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I am learning the python from the Codeacademy website and I came across the loops section which is a little vague and hard to me. When the website wants to explain how does a for loop works, it gets help from lists. Like so:

for i in list34:
    #Some codes

The website says that when you run a for loop statement for a list, the for loop would iterate through the elements of the list then save them in i variable.

I just don't get the iterating through concept!

What does it mean?

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Please don't forget to add the language which you are referring to---Python here! –  Am_I_Helpful Jun 28 '14 at 16:50
google "for loops python" and you will get more than enough examples of how to use one. –  Padraic Cunningham Jun 28 '14 at 17:33

4 Answers 4

up vote 1 down vote accepted

Maybe some code example will help!

>>> li = [4,3,1,2,0]
>>> for x in li:
...     print(x)

What the for loop does is, it takes one item in the list at a time and assigns that item to the variable x. As the for loop takes items of lists one by one, it is called iterating through/on the list.

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for i in list34:
    #Some codes

This snippet will go through all the items of list34 (i.e., iterate through them). In each iteration ("step" of the loop), i will be assigned the next value from the list, so your code could do something with it (e.g., print it out).

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iterating over a list, or any data structure for that matter, means that it just takes every element, one after the other, from the given structure an does something with it.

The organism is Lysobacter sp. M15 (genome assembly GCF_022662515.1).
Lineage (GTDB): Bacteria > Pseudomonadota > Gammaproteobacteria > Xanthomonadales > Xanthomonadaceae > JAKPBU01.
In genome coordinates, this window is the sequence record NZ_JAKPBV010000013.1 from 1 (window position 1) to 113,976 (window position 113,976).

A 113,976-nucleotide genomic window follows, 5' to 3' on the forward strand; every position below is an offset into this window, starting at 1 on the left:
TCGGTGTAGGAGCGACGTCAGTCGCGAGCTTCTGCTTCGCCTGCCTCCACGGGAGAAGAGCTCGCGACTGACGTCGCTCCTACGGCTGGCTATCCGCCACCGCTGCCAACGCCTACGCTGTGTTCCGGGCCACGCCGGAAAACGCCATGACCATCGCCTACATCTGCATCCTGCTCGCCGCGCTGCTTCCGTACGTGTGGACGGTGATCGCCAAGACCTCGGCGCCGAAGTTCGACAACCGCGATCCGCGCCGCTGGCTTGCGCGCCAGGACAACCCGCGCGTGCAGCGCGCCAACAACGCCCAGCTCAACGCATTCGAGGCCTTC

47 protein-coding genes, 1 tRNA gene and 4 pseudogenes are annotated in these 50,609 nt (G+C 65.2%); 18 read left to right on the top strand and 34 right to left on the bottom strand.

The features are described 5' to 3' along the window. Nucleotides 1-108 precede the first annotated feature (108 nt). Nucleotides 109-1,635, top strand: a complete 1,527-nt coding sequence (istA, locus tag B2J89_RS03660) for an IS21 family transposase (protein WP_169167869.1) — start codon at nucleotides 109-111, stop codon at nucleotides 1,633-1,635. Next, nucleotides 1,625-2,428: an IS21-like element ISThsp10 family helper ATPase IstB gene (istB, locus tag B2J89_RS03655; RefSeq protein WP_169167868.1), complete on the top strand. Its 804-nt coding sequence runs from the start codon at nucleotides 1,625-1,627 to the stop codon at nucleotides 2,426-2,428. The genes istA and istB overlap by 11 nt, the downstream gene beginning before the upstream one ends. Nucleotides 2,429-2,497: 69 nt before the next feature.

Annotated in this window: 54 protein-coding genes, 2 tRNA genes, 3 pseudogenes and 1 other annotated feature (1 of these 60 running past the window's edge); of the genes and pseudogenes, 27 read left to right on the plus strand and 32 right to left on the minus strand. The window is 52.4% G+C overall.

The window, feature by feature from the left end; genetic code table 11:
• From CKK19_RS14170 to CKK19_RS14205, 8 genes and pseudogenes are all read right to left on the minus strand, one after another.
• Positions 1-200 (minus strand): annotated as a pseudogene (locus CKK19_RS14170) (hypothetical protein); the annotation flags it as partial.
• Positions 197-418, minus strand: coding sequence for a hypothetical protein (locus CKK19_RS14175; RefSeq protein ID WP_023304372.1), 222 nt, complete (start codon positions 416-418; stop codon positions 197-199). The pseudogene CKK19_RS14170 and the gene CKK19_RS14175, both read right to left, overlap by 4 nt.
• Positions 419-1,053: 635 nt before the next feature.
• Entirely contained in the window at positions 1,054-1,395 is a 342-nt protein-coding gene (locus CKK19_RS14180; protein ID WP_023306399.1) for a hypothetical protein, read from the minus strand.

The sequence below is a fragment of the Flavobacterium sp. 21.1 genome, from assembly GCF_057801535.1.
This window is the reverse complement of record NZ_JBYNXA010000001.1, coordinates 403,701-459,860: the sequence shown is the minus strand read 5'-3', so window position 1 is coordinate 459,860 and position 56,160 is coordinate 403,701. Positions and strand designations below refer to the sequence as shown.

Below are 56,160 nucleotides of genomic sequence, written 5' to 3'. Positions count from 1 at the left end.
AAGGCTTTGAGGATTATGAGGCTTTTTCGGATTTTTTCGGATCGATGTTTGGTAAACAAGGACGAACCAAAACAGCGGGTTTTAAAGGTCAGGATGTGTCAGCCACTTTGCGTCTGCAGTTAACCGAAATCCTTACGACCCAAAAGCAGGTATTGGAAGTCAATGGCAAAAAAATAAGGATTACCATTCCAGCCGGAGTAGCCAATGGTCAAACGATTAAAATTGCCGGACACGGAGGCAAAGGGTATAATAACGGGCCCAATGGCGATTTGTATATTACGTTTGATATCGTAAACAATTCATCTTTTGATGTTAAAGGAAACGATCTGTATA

in this case you have your i elements and you do stuff with them inside the for loop. the for statement makes sure, that every element of the list is handled.

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The for statement in Python differs a bit from what you may be used to in C or Pascal. Rather than always iterating over an arithmetic progression of numbers (like in Pascal), or giving the user the ability to define both the iteration step and halting condition (as C), Python’s for statement iterates over the items of any sequence (a list or a string), in the order that they appear in the sequence. For example (no pun intended):

# Measure some strings:
words = ['cat', 'window', 'defenestrate']
for w in words:
    print w, len(w)

If you need to modify the sequence you are iterating over while inside the loop (for example to duplicate selected items), it is recommended that you first make a copy. Iterating over a sequence does not implicitly make a copy. The slice notation makes this especially convenient:

for w in words[:]:  # Loop over a slice copy of the entire list.
    if len(w) > 6:
        words.insert(0, w)


If you do need to iterate over a sequence of numbers, the built-in function range() comes in handy. It generates lists containing arithmetic progressions:


The given end point is never part of the generated list; range(10) generates a list of 10 values, the legal indices for items of a sequence of length 10. It is possible to let the range start at another number, or to specify a different increment (even negative; sometimes this is called the ‘step’):

range(5, 10)    
range(0, 10, 3)
range(-10, -100, -30)

To iterate over the indices of a sequence, you can combine range() and len() as follows:

a = ['Mary', 'had', 'a', 'little', 'lamb']
for i in range(len(a)):
    print i, a[i]

Read More:

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